World

The Deadly Business of Restricting Immigration

BROUGHT FORTH ON THIS CONTINENT: Abraham Lincoln and American Immigration, by Harold Holzer

THE LAST SHIPS FROM HAMBURG: Business, Rivalry, and the Race to Save Russia’s Jews on the Eve of World War I, by Steven Ujifusa


Fears that the immigration of non-Protestant “lower races” would weaken, if not destroy, America’s moral fiber, prosperity and peace are as old as the Republic itself. As the prolific author Harold Holzer tells us in “Brought Forth on This Continent,” his exhaustive account of Abraham Lincoln and 19th-century immigration politics, Harrison Gray Otis of Massachusetts took to the floor of the newly established House of Representatives in 1797 to declare that he did “not wish to invite hordes of wild Irishmen, nor the turbulent and disorderly of all parts of the world” who might “come here with a view to disturb our tranquillity.”

A century later, another Massachusetts congressman, Senator Henry Cabot Lodge, warned his colleagues that the “mixture” of Anglo-Saxons with races of “less social efficiency and less moral force” would result in the decline of “a great country and a great people.”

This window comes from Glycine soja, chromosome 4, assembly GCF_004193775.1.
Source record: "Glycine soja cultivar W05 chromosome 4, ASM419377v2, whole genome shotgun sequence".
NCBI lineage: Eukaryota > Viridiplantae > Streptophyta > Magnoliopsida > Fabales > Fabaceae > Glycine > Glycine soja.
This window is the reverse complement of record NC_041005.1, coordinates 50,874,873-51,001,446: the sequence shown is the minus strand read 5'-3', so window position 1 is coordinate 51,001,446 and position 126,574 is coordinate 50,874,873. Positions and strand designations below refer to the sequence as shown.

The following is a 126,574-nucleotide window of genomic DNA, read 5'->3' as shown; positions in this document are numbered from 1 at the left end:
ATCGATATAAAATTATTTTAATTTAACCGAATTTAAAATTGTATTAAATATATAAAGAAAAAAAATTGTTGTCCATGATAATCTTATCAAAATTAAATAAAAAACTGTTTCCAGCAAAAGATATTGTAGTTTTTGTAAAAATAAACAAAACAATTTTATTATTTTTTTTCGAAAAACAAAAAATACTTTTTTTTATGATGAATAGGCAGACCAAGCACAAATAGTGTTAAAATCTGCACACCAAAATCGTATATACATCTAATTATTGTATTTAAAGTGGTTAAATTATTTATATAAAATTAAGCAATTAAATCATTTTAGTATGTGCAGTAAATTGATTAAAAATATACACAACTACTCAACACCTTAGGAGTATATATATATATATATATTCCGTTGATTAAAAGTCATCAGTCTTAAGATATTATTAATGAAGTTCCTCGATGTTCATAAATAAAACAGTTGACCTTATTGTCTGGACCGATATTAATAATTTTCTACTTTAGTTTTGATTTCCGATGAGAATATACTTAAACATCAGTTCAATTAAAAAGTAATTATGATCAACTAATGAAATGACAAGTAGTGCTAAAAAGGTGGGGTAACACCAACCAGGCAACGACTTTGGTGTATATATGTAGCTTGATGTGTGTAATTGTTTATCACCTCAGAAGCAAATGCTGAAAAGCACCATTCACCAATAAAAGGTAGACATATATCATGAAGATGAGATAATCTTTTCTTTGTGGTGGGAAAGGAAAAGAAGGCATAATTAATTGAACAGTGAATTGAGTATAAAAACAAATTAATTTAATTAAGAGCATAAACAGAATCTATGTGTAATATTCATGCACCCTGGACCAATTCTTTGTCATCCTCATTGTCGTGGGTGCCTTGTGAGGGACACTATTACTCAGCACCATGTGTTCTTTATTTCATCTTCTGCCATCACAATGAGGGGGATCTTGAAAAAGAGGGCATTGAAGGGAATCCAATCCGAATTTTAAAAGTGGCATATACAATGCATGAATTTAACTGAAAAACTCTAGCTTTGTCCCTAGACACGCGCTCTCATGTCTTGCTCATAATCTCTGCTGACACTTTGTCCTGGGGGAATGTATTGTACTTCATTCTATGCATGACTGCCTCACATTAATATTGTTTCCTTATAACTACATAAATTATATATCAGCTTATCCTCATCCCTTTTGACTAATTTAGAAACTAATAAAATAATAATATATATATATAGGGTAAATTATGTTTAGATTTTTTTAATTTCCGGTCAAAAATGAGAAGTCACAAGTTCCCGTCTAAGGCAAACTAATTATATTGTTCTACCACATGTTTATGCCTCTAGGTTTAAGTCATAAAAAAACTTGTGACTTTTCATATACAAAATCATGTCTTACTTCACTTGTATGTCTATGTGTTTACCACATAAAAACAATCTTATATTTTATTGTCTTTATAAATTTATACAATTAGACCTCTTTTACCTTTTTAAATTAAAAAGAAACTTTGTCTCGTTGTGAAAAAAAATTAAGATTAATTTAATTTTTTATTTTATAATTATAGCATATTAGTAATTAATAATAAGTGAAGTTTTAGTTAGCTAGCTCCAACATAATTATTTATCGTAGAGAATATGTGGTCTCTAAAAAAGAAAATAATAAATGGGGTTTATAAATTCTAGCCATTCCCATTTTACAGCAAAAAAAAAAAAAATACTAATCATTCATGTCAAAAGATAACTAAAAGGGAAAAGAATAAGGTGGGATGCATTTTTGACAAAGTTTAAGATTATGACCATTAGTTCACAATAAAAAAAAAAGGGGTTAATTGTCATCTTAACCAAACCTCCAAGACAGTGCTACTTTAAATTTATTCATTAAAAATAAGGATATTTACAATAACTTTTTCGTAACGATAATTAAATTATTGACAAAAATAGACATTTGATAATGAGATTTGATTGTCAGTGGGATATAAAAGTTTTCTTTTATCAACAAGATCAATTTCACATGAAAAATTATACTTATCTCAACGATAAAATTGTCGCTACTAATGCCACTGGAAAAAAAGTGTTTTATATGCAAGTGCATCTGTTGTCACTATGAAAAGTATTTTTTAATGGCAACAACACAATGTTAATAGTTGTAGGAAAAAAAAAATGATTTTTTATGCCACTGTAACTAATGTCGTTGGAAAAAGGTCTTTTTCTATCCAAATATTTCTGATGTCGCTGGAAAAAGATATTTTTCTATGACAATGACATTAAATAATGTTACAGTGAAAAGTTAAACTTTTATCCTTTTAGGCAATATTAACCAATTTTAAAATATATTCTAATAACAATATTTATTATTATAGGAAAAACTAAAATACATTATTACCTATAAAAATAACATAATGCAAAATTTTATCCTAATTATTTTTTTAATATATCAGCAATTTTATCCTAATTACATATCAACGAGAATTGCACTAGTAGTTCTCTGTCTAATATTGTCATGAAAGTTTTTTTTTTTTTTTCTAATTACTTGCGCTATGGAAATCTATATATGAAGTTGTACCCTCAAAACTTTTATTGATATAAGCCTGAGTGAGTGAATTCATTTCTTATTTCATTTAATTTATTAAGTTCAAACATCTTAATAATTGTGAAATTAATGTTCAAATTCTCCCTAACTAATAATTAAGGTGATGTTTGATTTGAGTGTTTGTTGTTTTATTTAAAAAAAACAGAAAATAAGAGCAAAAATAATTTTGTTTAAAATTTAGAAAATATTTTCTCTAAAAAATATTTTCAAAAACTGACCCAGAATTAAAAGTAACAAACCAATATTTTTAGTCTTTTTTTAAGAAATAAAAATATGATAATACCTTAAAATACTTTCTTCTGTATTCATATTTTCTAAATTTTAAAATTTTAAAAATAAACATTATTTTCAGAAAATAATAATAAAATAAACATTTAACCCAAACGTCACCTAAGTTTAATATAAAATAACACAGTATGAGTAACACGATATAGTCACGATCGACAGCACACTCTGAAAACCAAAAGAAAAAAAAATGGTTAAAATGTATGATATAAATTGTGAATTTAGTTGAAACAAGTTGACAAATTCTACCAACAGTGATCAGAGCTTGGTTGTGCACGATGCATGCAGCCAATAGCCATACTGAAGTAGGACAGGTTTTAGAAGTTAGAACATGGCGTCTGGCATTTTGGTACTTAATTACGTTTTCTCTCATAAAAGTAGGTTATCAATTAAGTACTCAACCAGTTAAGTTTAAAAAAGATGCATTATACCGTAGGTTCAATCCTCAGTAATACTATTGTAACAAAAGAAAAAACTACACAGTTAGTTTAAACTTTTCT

While xenophobia remains a constant in American life, anti-immigrant rhetoric often grows harsher, and campaigns to close the U.S. border intensify, when more non-Protestant immigrants seek entry to America. From 1845 to 1854, famine and political turmoil brought almost three million European immigrants to these shores, the majority of them Irish and German Catholics. Some 400,000 people arrived in 1854 alone.

That year, secret societies of anti-immigrant, anti-Catholic Know-Nothings made their political ascent and scored huge electoral victories across the nation. (When asked what they were talking about in their meetings, the Know-Nothings routinely answered, “I know nothing.”) Northern Know-Nothings were anti-immigrant and antislavery, fearing that both the Catholic Church and powerful slaveholding interests threatened to destroy the white Protestant “free America” they felt duty-bound to protect.

Lincoln, Holzer makes clear, detested these nativists and their fevered anti-Catholic rhetoric. But, a cagey politician above all else, he refused to publicly condemn them. On several occasions, he joked that he was not even sure the Know-Nothings existed or, if they did, that they posed any real danger to the Republic, statements that some observers took to be tacit approval of the group’s anti-immigrant bigotry.

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